3. Annual productivity rate. 

  4. Number of women that are participating in wild açai harvesting.

  5. Income of each household (“Gross primary income”).

  6. Net cash transfers to households.

  7. Real household final consumption expenditure.

Last but not least, we will continuously report on new knowledge produced in the understanding of NTFP ecosystems and their relation to anthropic activity. For this line of knowledge an impact, we will deliver the following indicators:

  1. # of patterns of ecosystem behaviour related to the acai harvesting activity.

  2. # topographical features correlated with acai production.

  3. # of patterns that establish weather conditions correlated with açai production.

  4. Spectral indices.

  5. # of optimal conditions of the surrounding landscape correlate with greater productivity of the stands.

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What is your theory of change?

Vision: The NTFP value chains help to protect the forests by providing a source of income to the local communities, increasing the value of the standing forest, and discouraging logging and the further expansion of the agriculture frontier.

 

The project will work through 3 domains of change:

 

  1. Strengthen a sustainable and profitable economic activity for the Amazonian communities of Colombia: The monitoring and evaluation made by the GIS will allow managing knowledge so that efficiency increases progressively through the accumulation of experience. Mapping and evaluating weather variables (temperature, precipitation, pressure, wind, humidity, and cloudiness) and social conditions (organization strategies, transportation alternatives, population groups) will help to identify influencing factors and commercialization opportunities. By accurately managing different activities and resources, the project will optimize costs in response to context variation, impacting different stakeholders through better net benefit along the value chain. Likewise, this will guarantee the sustainability of this practice, since profitability is the main motive of economic practice in the current world, and with these technologies implemented, an environmentally friendly model will be maintained.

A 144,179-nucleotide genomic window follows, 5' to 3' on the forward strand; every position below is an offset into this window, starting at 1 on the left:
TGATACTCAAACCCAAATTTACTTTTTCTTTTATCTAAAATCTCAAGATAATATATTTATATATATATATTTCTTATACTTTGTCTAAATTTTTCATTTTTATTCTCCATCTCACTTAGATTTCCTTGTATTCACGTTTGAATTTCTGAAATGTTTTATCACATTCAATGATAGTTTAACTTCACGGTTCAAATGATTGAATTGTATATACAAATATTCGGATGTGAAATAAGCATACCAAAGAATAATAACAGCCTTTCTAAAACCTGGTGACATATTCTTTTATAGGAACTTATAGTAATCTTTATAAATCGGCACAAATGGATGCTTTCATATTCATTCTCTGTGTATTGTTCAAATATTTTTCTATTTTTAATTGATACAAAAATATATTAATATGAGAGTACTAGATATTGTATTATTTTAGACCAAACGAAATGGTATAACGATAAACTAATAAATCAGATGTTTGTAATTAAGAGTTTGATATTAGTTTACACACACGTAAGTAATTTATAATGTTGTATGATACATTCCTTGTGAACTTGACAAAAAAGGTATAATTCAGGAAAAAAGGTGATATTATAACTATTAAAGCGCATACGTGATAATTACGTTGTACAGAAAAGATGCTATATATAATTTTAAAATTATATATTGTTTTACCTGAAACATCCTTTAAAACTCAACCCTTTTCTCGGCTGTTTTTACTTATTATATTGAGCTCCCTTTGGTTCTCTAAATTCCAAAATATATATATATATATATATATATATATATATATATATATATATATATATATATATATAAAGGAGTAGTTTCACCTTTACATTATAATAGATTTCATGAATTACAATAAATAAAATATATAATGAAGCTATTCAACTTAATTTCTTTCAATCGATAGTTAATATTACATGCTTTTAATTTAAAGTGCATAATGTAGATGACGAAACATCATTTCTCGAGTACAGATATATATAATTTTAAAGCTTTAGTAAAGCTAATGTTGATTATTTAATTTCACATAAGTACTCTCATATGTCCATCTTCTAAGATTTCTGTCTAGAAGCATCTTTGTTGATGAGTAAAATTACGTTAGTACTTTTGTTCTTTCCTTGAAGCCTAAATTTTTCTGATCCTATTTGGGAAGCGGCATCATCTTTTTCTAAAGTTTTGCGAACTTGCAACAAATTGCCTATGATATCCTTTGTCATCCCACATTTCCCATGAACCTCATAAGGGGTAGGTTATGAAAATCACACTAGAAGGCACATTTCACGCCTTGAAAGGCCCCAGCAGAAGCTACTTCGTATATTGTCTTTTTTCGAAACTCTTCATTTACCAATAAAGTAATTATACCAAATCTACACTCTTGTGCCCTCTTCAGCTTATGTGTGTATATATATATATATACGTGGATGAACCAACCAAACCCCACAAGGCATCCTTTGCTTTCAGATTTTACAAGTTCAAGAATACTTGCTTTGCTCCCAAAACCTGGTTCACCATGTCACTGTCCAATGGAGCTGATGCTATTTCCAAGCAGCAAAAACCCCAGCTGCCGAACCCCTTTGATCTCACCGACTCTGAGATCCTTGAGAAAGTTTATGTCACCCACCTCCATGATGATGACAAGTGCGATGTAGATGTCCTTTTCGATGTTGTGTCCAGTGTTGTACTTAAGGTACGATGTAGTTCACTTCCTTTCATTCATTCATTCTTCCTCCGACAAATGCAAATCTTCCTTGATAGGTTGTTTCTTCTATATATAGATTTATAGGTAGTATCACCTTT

2. Social inclusion and wellbeing: The project will help more communities to participate in the will açai harvesting. As collecting the açai bunch will be automated, people who have no expertise in palm climbing and elderly people or populations with any physical disabilities will be able to participate in açai harvesting. 

  3. Protecting the forest: The project will enable more communities that live in conservated areas to generate income through sustainable practice, adding value to conservation and strengthening their commitment to the protection of forests.

 

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Describe the core technology that powers your solution.

The harvesting prototype will help us register the data we need to analyze, such as the geospatial characteristics of the palms (to establish precise forest inventories), the height of each palm and the trunk diameter, the number of palms that are being harvested, the potential of production of these areas, which seasons are more productive,  among other relevant data. This will help empower communities to protect the forest.

Also, as lowering the açai bunch will be automatized, people who have no specific experience and expertise in palm climbing and elder people or populations with any physical disabilities will be able to participate of açai harvesting. 

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Which of the following categories best describes your solution?

A new technology

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How do you know that this technology works?

The harvesting prototype will help us register the data we need to analyze, such as the geospatial characteristics of the palms (to establish precise forest inventories), the height of each palm and the trunk diameter, the number of palms that are being harvested, the potential of production of these areas, which seasons are more productive,  among other relevant data.